Double-breasted Quilted Men's Nightgown, c. 1790-1810

Victoria and Albert Museum, (655A-1898)
Description from Rothstein, Natalie, ed. Four Hundred Years of Fashion. London: Victoria and Albert Museum, 1984.

"Double-Breasted Nightgown, quilted blue satin, English, late 18th early 19th century The matching waistcoat fronts are stitched to the inside of the gown. Pocket holes are let into the side seams at hip level. There is a pleat at the centre of the back.

Nightgowns of the 17th, 18th and 19th centuries were acknowledged items of informal dress worn over the shirt and breeches or trousers for comfort and warmth. Made in a variety of styles and often of exotic textiles, their cut and style was influenced by clothes and textiles brought back to Europe by traders of the English, French and Dutch East India Companies in the 17th and 18th centuries" (149).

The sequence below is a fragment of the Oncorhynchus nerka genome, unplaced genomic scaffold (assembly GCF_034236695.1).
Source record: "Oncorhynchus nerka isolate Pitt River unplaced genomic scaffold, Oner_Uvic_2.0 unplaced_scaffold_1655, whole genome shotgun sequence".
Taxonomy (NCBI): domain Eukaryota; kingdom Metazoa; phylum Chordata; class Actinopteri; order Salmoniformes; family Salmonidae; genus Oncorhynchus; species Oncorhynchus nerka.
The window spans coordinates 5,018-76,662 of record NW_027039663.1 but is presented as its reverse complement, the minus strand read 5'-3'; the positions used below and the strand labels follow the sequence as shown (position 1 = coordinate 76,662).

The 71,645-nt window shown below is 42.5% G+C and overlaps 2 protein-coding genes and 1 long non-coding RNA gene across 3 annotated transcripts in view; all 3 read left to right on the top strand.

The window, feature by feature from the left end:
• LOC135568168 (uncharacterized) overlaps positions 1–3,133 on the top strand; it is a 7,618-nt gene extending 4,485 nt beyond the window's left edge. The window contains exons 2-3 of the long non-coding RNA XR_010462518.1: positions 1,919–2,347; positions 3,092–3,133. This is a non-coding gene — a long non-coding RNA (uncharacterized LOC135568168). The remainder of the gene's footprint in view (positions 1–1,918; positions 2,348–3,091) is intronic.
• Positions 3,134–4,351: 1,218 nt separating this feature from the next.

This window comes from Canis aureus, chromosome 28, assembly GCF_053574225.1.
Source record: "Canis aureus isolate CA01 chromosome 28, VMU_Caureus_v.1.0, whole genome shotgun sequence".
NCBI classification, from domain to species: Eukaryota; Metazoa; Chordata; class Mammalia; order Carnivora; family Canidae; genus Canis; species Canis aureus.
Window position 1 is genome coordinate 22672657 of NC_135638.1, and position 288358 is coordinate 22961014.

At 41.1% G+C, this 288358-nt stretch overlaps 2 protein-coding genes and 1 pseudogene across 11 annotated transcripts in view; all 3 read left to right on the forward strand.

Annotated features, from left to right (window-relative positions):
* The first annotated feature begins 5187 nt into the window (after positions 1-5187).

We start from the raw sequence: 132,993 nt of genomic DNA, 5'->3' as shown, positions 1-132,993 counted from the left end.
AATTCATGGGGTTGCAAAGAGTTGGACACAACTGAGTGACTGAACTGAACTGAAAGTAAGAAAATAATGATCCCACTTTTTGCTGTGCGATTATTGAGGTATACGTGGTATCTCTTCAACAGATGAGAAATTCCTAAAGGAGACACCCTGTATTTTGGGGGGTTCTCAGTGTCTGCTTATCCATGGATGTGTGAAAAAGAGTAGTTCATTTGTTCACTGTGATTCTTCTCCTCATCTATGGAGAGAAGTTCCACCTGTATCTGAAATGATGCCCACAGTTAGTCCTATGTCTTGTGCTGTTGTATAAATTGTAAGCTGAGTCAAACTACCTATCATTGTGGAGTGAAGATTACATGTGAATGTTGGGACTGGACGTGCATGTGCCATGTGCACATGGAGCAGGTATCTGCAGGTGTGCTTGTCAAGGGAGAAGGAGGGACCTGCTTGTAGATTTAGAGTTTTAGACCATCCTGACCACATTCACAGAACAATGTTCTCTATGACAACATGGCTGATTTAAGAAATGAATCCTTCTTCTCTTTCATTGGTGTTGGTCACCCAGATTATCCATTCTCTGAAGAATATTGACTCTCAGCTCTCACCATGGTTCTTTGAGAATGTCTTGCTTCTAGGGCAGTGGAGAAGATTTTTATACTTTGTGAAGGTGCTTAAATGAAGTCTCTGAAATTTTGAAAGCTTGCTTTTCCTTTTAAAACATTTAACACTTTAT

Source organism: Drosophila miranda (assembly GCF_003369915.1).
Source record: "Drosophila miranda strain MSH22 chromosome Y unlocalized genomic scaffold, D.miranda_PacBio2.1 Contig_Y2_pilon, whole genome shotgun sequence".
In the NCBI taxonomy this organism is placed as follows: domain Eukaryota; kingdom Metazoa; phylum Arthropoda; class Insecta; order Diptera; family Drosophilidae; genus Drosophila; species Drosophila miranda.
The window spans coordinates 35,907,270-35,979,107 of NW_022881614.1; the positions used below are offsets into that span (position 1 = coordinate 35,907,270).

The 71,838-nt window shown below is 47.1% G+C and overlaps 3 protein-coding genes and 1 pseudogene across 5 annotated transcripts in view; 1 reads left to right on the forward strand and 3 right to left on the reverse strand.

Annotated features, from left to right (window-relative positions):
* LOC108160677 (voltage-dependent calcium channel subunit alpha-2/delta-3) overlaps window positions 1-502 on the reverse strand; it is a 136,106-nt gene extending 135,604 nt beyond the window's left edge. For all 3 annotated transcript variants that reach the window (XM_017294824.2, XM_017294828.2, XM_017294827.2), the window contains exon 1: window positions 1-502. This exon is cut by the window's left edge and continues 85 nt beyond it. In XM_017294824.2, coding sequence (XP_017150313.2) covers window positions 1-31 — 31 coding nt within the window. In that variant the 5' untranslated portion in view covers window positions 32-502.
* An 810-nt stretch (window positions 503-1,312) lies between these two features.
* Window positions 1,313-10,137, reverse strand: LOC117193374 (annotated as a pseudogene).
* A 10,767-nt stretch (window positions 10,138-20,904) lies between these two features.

This lovely quilted robe would be the perfect thing to dress a regency romance hero in for an informal breakfast. The hero could button in the waistcoat and add breaches if going outside the bedroom to eat. The versatility of the nightgown to serve as what we might call "lounge wear" today is not something men still have--in fact, men today would never have a "nightgown," only a nightshirt! The female equivalent would be morning dress.

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